What if we could produce fuel from agricultural waste such as the stems of tomato plants or pulp from paper manufacturing? Researchers like Urbanowicz and Mohnen first need to figure out how to break them down into their component carbohydrates.
“The new concept, which I think is really starting to gain momentum, especially in the plant biology community and in the agricultural community, is this idea of a circular economy and reducing waste,” Urbanowicz said. “It’s the same concept when you’re working in your kitchen; maybe instead of throwing away your scraps of vegetables you want to make a nice stock with them or a soup. But we are processing agricultural materials, and we want to really utilize every single aspect of those materials to make value-added products and reduce our reliance on things like petroleum.”
An added bonus is that these component carbohydrates could also be used to create naturally biodegradable plastics. In collaboration with UGA’s New Materials Institute at UGA, Urbanowicz is focusing on a particular candidate for bio-based plastics, xylan.
“We are getting to the point where we have unprecedented control over how we can custom tailor polysaccharide structures—we are basically building carbohydrates to our liking,” she said.
“[COVID-19] research is a hard thing to do because it has to be done in a special biosafety-level facility. There are very few places in the world that have both the necessary instrumentation and access to such a containment facility to work with live viruses.”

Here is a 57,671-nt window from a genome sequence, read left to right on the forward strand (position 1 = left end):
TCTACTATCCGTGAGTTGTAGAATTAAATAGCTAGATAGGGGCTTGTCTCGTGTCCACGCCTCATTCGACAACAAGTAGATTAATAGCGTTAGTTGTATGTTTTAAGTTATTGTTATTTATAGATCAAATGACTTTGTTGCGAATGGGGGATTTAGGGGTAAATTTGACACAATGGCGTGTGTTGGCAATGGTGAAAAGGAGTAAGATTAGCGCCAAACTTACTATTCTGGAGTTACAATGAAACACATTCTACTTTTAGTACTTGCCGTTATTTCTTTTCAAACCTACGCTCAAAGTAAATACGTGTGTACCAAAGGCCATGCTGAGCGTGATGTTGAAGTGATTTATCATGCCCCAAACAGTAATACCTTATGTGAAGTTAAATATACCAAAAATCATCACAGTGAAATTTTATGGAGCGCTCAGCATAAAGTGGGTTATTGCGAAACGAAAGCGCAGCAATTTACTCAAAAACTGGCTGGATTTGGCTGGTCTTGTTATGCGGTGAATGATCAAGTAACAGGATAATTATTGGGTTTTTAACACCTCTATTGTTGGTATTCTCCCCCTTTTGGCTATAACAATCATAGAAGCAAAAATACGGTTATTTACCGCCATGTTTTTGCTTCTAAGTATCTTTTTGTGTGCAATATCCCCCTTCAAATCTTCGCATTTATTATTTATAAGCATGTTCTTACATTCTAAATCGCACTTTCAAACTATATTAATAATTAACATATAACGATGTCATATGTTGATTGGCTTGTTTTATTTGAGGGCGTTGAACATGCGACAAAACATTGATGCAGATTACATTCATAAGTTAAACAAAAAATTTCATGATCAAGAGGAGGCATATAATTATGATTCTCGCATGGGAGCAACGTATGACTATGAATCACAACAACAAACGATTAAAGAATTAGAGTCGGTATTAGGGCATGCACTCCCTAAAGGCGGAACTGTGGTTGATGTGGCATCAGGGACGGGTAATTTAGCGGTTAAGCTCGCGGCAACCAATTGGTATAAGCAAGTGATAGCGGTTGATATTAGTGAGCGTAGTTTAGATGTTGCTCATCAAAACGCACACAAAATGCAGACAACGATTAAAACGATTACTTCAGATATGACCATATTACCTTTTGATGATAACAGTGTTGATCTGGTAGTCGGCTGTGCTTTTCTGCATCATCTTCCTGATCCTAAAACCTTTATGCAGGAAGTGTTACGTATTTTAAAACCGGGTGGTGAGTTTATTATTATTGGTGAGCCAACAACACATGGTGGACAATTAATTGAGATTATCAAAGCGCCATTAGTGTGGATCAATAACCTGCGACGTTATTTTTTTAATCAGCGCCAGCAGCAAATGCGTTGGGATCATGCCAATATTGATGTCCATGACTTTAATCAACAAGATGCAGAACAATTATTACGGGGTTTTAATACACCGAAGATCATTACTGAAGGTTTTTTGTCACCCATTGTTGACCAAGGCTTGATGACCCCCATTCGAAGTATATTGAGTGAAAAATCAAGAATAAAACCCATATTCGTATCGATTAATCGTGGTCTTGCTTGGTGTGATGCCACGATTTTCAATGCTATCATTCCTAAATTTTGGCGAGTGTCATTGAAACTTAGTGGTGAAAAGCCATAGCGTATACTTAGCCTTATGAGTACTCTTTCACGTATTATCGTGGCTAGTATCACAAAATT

– Michael Tiemeyer, CCRC co-director
A global challenge
Over the years, CCRC researchers have become leaders in identifying the role of carbohydrates in diseases, developing technology to study them, and helping to develop strategies, drugs and vaccines using this knowledge.
When COVID-19 hit, five different CCRC research groups quickly shifted their focus to study the novel virus that had quickly become a global menace. Identifying and understanding its patterns of glycosylation—the ways in which glycans and proteins interact on the virus’ surface—could prove critical to rapid development of vaccines, therapeutics and improved diagnostic capabilities.
“It was a logical thing for us to do,” Tiemeyer said. But it still required some quick thinking.
One key aspect researchers want to study is the diversity of the carbohydrates that cover the virus.
“That research is a hard thing to do because it has to be done in a special biosafety-level facility,” Tiemeyer said. “There are very few places in the world that have both the necessary instrumentation and access to such a containment facility to work with live viruses.”
UGA is one such place, and the first logistical challenge was to figure out how to move one of CCRC’s mass spectrometers to the Animal Health Research Center, a biosafety level 3 facility that allows scientists to study infectious microorganisms, parasites and toxins in a safe, contained environment.